Support the news
Nothing bums out BMX and mountain bikers more than a long winter. Trails are slush. Bike parks, iced over. Here’s a solution: go underground. A few weeks ago a bike park opened in a Louisville, Ky., cave. It’s called the Mega Cavern. And with good reason.
The former limestone mine has 4 million square feet of space. With all that room it’s a bit of a catch-all cave. Attorneys store sensitive legal files down there. Tourists come for a ropes course.
'Outer Space's Cousin'
Kate Dietrich, 16, pedals on a trail toward a wooden ramp, about 15 feet off the ground. The nationally ranked junior mountain biker pants a bit. It’s a steep, winding climb.
“It’s important to keep an eye out because you never know when people are going to come around the corner,” Dietrich says.
A blond braid brushes the back of Dietrich’s red and white jersey as she rides. Once on the ramp, she surveys the massive 320,000 square foot park. That’s a handful of football fields. It’s a rolling dirt landscape of 45 curvy trails and 60 jumps shaped like tiny volcanoes: 3-to-6 feet high, sides are sloped, the peaks are flattened. Dietrich clips into her pedals.
“Down we go," she says.
This is way better than winter training on a stationary bike.
Even with bikers zipping about, there’s an eerie vibe in here. There’s no breeze. No vegetation. No natural light. Underground feels like outer space’s cousin. Rows of fluorescent lights hang from the cave’s ceiling 50 feet up, brightening the terrain.
“We are coming up to this nice rock pathway," Dietrich says. "Don't fall off.”
Dietrich heads for a mile-long loop around the park, disappearing from sight.
Climbing up onto that same ramp Dietrich started from, Nick Ferreira, 29, from Chicago stands with his BMX bike. He and a buddy drove down after they heard about the largest indoor bike park in the world. Often indoor bike parks are contained in smaller spaces, like warehouses.
“It’s freezing cold in Chicago," Ferreira says. "All of our spots are covered in snow. Or we’ve been to all the other indoor parks so we just figured we’d make a little weekend trip.”
Ferreira’s waiting to ride the main line — about a 100-meter stretch of five jumps, one after the other. He watches a fellow BMX biker lose control, tip too far forward and crash, mangling the front of his bike.
The main line’s advanced. Bikers often lift off the jump and then have to twist mid-air to avoid a nearby rock wall. Ferreira plunges off the ramp. He soars 4 or 5 feet into the air with each jump. Barely 15 seconds later he hits the brakes.
A Bomb Shelter Turned Storage Space Turned Bike Park
So, let’s stop for a quick history lesson. In the mid-1900s, a limestone mine operated here, creating the 100-acre Mega Cavern that exists today. During the Cuban Missile Crisis, Kentucky officials eyed the cave as a bomb shelter. But only for 50,000 people whose names were on a secret list. By the 1980s, private investors bought the cavern and created tourist attractions like a ropes course and zip lines. Also, with a constant 50 to 60 degree temperature, the Mega Cavern carved a niche as a prime storage spot.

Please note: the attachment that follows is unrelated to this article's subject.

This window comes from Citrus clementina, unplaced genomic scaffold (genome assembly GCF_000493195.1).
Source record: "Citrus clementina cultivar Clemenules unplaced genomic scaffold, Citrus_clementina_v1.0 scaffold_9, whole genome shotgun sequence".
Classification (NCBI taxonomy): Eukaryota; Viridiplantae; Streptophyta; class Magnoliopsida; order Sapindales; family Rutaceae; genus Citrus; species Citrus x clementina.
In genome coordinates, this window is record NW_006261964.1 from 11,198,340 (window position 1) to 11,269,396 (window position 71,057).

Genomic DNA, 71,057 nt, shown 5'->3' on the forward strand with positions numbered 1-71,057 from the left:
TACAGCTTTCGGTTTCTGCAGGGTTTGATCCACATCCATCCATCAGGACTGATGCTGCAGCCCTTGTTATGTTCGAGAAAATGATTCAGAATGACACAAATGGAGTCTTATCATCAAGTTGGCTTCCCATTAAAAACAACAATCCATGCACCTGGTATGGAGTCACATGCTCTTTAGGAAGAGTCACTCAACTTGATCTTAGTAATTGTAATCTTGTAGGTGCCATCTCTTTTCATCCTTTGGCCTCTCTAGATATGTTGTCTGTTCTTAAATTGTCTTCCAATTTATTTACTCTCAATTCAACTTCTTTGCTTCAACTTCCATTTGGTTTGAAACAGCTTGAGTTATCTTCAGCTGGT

“Old dental records, attorney files. That kind of thing," says Daniel Pember, who works as a supervisor at the bike park.
He knows of, but hasn’t touched, the most valuable item hidden in the cave.
"Warner Brothers actually has their old film reels of 'Gone with the Wind' and 'Batman,'" Pember says. "Some other things like that are stored down here in a very high-security vault."
[sidebar title="WCMX: Taking Wheelchairs To New Heights" width="630" align="right"]Aaron “Wheelz” Fotheringham pulls off tricks on four wheels instead of two.[/sidebar]Pember says the bike park idea came from local riders pining for a big indoor park. Mega Cavern’s owners jumped on it. It’s easy to market: For $24 come visit the first and only underground bike park on the planet! Construction started in September. Ten-thousand tons of dirt later, there’s one section left to finish.
That’s 30-year-old Jeff Perkins’ job. The veteran BMX rider is one of the course designers. In a neon yellow vest and orange gloves he scoops dirt with a shovel, slapping it onto the “lip” or slope of another one of those volcano-shaped jumps, packing in the loose dirt. This jump will follow a sharp, banked turn. It takes two days to make one jump. And Perkins does it all by gut, no tape measure or blue prints required.
“I often feel like just a kid in a sand box, building whatever I can imagine,” Perkins says.
Perkin’s vision is drawing a crowd. By late afternoon, 159 riders circle the park. Max capacity is 200. Dust from the trails collects in the air like a fog. Sweat pastes Chase Sifford’s brown hair beneath his helmet. The 24-year-old BMX biker drove from Ohio this morning, three hours southwest, then 100 feet down.
“It’s amazing," Sifford says. "It’s, riding aside, it’s a cool experience, for sure. Just the environment. I mean, it’s, you’re underground one hundred foot. All the rock formations, things like that. It seems like you’re in an amusement park ride, but it’s for real.”
This segment aired on March 7, 2015.
Support the news